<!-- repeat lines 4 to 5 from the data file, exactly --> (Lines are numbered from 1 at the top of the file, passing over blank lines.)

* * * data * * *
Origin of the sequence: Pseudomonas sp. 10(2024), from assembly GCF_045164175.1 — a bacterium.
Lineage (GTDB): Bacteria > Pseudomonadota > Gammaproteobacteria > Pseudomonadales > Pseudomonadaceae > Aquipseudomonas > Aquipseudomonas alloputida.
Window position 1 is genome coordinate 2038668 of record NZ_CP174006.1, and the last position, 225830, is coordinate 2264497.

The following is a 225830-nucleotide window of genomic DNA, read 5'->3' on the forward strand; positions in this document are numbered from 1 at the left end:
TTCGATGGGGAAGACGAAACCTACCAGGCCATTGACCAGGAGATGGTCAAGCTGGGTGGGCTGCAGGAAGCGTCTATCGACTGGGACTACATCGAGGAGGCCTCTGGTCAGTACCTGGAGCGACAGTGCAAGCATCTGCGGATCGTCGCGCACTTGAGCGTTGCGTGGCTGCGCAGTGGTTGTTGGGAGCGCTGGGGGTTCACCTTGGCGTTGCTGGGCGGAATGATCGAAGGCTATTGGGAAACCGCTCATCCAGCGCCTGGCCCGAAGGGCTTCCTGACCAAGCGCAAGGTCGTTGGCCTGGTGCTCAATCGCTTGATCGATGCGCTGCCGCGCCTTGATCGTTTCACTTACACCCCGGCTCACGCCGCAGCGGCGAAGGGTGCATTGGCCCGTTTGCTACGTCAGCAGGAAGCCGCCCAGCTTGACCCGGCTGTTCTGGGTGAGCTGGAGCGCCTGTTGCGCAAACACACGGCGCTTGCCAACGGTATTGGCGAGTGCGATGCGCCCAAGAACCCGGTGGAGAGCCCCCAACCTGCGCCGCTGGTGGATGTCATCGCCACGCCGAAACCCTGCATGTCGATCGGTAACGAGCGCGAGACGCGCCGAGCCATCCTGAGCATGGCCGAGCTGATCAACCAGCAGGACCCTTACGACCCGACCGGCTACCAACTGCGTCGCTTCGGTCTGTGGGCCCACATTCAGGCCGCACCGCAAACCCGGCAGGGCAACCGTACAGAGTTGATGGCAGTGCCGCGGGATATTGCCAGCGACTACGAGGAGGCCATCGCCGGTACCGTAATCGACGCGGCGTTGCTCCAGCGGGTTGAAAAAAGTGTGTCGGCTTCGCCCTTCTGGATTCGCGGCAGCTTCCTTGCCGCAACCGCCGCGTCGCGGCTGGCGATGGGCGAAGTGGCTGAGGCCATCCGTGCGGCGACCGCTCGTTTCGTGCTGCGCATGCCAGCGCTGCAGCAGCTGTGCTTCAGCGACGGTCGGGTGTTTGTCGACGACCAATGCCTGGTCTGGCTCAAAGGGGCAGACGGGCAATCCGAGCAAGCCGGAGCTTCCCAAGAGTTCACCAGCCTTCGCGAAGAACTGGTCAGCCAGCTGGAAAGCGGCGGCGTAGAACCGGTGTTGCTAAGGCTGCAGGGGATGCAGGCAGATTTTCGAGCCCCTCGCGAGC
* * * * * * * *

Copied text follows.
The following is a 225830-nucleotide window of genomic DNA, read 5'->3' on the forward strand; positions in this document are numbered from 1 at the left end:
TTCGATGGGGAAGACGAAACCTACCAGGCCATTGACCAGGAGATGGTCAAGCTGGGTGGGCTGCAGGAAGCGTCTATCGACTGGGACTACATCGAGGAGGCCTCTGGTCAGTACCTGGAGCGACAGTGCAAGCATCTGCGGATCGTCGCGCACTTGAGCGTTGCGTGGCTGCGCAGTGGTTGTTGGGAGCGCTGGGGGTTCACCTTGGCGTTGCTGGGCGGAATGATCGAAGGCTATTGGGAAACCGCTCATCCAGCGCCTGGCCCGAAGGGCTTCCTGACCAAGCGCAAGGTCGTTGGCCTGGTGCTCAATCGCTTGATCGATGCGCTGCCGCGCCTTGATCGTTTCACTTACACCCCGGCTCACGCCGCAGCGGCGAAGGGTGCATTGGCCCGTTTGCTACGTCAGCAGGAAGCCGCCCAGCTTGACCCGGCTGTTCTGGGTGAGCTGGAGCGCCTGTTGCGCAAACACACGGCGCTTGCCAACGGTATTGGCGAGTGCGATGCGCCCAAGAACCCGGTGGAGAGCCCCCAACCTGCGCCGCTGGTGGATGTCATCGCCACGCCGAAACCCTGCATGTCGATCGGTAACGAGCGCGAGACGCGCCGAGCCATCCTGAGCATGGCCGAGCTGATCAACCAGCAGGACCCTTACGACCCGACCGGCTACCAACTGCGTCGCTTCGGTCTGTGGGCCCACATTCAGGCCGCACCGCAAACCCGGCAGGGCAACCGTACAGAGTTGATGGCAGTGCCGCGGGATATTGCCAGCGACTACGAGGAGGCCATCGCCGGTACCGTAATCGACGCGGCGTTGCTCCAGCGGGTTGAAAAAAGTGTGTCGGCTTCGCCCTTCTGGATTCGCGGCAGCTTCCTTGCCGCAACCGCCGCGTCGCGGCTGGCGATGGGCGAAGTGGCTGAGGCCATCCGTGCGGCGACCGCTCGTTTCGTGCTGCGCATGCCAGCGCTGCAGCAGCTGTGCTTCAGCGACGGTCGGGTGTTTGTCGACGACCAATGCCTGGTCTGGCTCAAAGGGGCAGACGGGCAATCCGAGCAAGCCGGAGCTTCCCAAGAGTTCACCAGCCTTCGCGAAGAACTGGTCAGCCAGCTGGAAAGCGGCGGCGTAGAACCGGTGTTGCTAAGGCTGCAGGGGATGCAGGCAGATTTTCGAGCCCCTCGCGAGC